There is a powerful immensity to the landscape of Western Mongolia. The steppe is vast, and beautiful in its emptiness. The mountains are high and mighty. This is not a place where ‘remote’ means a 30 minute drive from the nearest coffee shop, and yet, it’s not the scenery that characterises this place - it’s the culture of the people that live their lives within it.
The Kazakhs of Mongolia are the largest ethnic minority group in the country, and live mostly in the province of Bayan-Olgii. They have their own language, religion and culture - including the tradition of eagle hunting. This doesn’t mean they hunt eagles, but rather, that they hunt with golden eagles, for food and fur. The tradition is known locally as ‘berkutchi’. It was recognised by UNESCO as a "significant example of living human heritage" in 2011. The culture, and the Kazakh people, are beautifully captured by filmmakers Sam Potter and Nainoa Langer in their short film ‘Under a Mongolian Sky’.
Watch the film, then scroll on to read our interview with Sam Potter below.
Sam Potter was born and raised on the island of Kaua'i on Hawaii. Growing up around the native Kānaka Maoli people and culture inspired the filmmaker to tell and explore indigenous stories from around the world.
“There's an old Hawaiian saying,” he says. “It's ‘I ka wā ma mua, i ka wā ma hope’. It basically means ‘when building the future, we should look to the past’.
I feel like people paint a picture of indigenous people as something of the past. But they’re alive now. They’re living now.
"We should pay attention to what our ancestors have to say. We can learn a lot from indigenous people - from their ancient wisdom and from their practices, which we can apply to the modern world in order to live a more sustainable life.”
Before heading west, to the Altai mountains and eagle hunters, Potter found Mongolia a place of transition. “It felt like a frontier,” he says. “I’d take a morning walk and pass a kid listening to hip-hop on Beats headphones, and then on the same street, another kid wearing all the traditional clothing, guiding a horse down the street. It’s that old life and new life crossing paths. As we got further west, there was just this incredible stillness; this quiet grandness to the place.”
It would be easy, if discourteous, to go somewhere as remote as the Bayan-Olgii region and portray the culture as a peculiarity, and the eagle hunters as alien. Where Potter’s film excels is in picking out the human connection - the intimacy in the eagle hunter's everyday living, and the love and laughter of their families.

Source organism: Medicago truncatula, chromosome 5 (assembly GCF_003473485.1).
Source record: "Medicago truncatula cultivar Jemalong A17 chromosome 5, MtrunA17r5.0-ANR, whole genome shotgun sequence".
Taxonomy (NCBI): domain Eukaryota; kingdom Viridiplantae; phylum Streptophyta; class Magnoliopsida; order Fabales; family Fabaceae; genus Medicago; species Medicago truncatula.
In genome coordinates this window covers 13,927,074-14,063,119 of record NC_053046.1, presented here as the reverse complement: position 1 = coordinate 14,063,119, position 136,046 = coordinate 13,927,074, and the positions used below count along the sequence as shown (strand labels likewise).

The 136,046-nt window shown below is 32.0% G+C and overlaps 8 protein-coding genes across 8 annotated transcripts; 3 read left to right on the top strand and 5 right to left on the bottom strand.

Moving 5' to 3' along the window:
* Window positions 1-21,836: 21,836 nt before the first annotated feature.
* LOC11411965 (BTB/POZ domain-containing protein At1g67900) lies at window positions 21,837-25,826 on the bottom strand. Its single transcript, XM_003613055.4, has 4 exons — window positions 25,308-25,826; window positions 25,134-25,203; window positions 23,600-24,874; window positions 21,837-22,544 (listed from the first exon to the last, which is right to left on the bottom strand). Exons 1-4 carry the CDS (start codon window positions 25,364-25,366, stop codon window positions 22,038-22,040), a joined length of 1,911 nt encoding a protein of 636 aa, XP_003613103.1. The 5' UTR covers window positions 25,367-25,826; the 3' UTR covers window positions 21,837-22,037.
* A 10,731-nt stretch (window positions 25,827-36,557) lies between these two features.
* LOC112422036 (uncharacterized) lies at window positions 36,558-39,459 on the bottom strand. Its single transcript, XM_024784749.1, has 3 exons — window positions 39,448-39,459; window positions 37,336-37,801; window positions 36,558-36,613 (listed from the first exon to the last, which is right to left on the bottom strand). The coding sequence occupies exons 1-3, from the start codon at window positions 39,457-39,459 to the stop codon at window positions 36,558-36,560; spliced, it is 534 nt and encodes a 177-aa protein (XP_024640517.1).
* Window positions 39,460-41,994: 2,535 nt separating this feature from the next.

“The diversity of the world is what makes everything so beautiful and enchanting, but something that really makes you feel connected - and is almost a more heartfelt lesson - is when you realise that really, we’re all the same,” says the Hawaiian filmmaker. “We have similar loves and passions and we want the same things out of life - health and happiness, and to look after our own.
“I feel like people paint a picture of indigenous people as something of the past. But they’re alive now. They’re living now.”
The first eagle hunter Sam met was Boushkhan. “We take a few days to really get to know the family, we don't put too many cameras in their faces, and start to understand the story that they’re telling.” Then Potter journeyed into the mountains to meet Esker, his wife Aklut, and their daughters Igerim and Igerkh.
One standout narrative in the film is that of Igerim and Igerkh, who are being trained in eagle hunting, while living an otherwise relatively normal childhood.
“Those girls go to school,” says Sam. “One of them wants to be a veterinarian. The other wants to be a scientist. Her favourite class is chemistry. These are just normal girls! You could throw them in with a group of girls from the States or anywhere in the world and they’d get along. They’ll talk about their friends and classes and the boy they have a crush on. The most beautiful thing is just those little moments you get to see of people’s daily lives. It was humble and happy.”
Naturally, our conversation soon turned to the golden eagles themselves.
“They’re much, much bigger and stronger than you think,” laughs Sam. “To watch these little girls handle them was crazy. The eagles were almost as big as them. It was not lost on me that the eagles never felt like a pet. It feels like a wild animal, and the way that they feed it and keep it is like a wild animal, so that after a certain number of years, they can release the eagle back into the wild.
“Their connection almost seemed spiritual to me. I’d watch Esker take the hood off the eagle, give it a couple of pets, smile at it and whisper to it. You could see a twinkle in his eye. It made the idea of him releasing it more heartfelt, because you know that he must be dreading that moment when he’s got to let the bird go.”
Reflecting, Potter views the eagle hunters way of life as a lesson in humility.
“I think it’s a reminder of how a humble life is something to strive for,” he says. “Here in America, it’s ingrained in you that you’re always supposed to be progressing - high school, college, career, more money, better job, bigger house. And then you step into someone else’s world and see that that’s not even crossed their minds. They’re just so happy in this world that they have.
"It warms my heart how dedicated they are to their traditions, and to passing on that knowledge that’s been passed down to them for generations.”
Up next? Read: How tourism is empowering women in modern Mongolia!